Thursday, July 21, 2011

Guest Blogger Dr. Jesse Hellman on Mrs. Brown

Recently there have been a number of posts on Shrink Rap that touched on issues of what is normal, and do we today treat as illness the vicissitudes of normal human life. And occasionally there are films which also address these themes, if inadvertently.

In Mourning and Melancholia Freud discussed the question of the natural state of mourning and how it resembles, and differs from, melancholia, as depression was called then. I doubt that Freud’s work was on the minds of the producers of Mrs Brown, starring the great Judi Dench, but perhaps it was, as Queen Victoria was still deep in mourning three years after her husband Prince Albert’s death. She kept herself secluded from the public, allowed no happy sounds or colors around her, took no pleasure in anything, had an increasingly irritable nature, and was sad and morose.

Trying to cheer her, her chief-of-staff Sir Henry Ponsonby brought to Balmoral Castle one John Brown, an eccentric Scot who had served the Prince, and whose good report in that regard made her acceptable to the queen. He was to take her riding. John Brown, disregarding all protocol and tyrannizing the staff, gradually became very close to Victoria, so much so that it was virtually a scandal. The queen was called by her detractors, in derision, Mrs Brown. All Parliament was looking to how events in the queen’s life would affect them, and Benjamin Disraeli, the prime minister, visited her in Scotland. Eventually Victoria managed to regain her interests in life and returned to London to both vanquish the opposition that had emerged and retake her role in the center of the Empire.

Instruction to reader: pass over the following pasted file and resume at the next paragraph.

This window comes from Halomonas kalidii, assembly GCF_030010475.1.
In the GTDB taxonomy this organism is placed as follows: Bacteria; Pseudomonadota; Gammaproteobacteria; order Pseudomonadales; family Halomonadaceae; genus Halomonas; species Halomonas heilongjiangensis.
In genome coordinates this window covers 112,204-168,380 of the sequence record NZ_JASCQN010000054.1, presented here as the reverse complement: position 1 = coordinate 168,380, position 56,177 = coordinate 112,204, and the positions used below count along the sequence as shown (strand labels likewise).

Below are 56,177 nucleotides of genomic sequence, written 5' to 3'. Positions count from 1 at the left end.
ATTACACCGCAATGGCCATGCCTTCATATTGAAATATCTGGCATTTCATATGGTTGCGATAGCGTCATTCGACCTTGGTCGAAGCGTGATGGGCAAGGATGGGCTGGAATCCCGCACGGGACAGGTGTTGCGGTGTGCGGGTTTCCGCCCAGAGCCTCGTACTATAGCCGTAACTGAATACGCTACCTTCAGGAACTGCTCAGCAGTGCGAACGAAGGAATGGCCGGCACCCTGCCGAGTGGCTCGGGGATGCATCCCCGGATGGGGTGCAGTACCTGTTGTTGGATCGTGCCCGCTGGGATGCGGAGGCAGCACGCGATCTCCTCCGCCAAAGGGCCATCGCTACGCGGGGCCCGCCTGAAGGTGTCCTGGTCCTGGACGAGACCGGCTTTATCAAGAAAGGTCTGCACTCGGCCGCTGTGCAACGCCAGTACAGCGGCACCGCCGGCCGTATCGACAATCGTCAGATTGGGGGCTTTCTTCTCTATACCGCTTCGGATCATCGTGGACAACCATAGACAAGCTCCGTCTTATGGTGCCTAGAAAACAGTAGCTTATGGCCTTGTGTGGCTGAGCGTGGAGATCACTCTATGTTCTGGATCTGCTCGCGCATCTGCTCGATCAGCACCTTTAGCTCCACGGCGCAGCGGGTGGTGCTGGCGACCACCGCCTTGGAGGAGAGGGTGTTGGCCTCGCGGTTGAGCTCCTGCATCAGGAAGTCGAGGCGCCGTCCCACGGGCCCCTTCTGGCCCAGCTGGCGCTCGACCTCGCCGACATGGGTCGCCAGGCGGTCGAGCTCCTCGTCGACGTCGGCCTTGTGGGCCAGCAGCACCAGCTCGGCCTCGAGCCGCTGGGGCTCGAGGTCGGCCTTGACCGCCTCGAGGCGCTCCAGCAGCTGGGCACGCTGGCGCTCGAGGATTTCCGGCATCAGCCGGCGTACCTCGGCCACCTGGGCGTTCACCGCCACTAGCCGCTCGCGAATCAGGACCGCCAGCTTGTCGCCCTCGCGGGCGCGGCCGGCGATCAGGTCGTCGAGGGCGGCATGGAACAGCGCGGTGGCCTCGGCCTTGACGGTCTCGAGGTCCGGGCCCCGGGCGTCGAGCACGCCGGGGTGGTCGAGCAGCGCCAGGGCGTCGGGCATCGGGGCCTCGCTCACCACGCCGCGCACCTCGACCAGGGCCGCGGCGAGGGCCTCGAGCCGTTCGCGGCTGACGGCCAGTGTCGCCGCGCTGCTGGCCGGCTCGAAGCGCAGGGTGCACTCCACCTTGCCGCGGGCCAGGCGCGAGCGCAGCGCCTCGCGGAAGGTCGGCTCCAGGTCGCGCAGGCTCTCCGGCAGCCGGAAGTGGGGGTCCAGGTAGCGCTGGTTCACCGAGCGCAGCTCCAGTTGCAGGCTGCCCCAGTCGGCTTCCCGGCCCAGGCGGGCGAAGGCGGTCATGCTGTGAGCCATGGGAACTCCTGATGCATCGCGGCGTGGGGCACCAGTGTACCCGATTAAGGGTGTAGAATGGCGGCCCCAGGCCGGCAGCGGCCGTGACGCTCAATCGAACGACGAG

Curiously, one week before seeing this film I had stumbled onto an estate sale in Georgetown. The house itself had just been sold and most of the furnishings were gone. Among books remaining in the library was a complete edition of the novels of Benjamin Disraeli. I had not realized that the great prime minister wrote novels. Anyway, I passed on it and now after seeing the film sorely regret it. If I had seen the film first...

1 comment:

rob lindeman said...

Favorite Disraeli story:

A member of Parliament to Disraeli: 'Sir, you will either die on the gallows or of some unspeakable disease.'

That depends, Sir,' said Disraeli, 'whether I embrace your policies or your mistress."

wv = katinest The Duchess of Cambridge's bedroom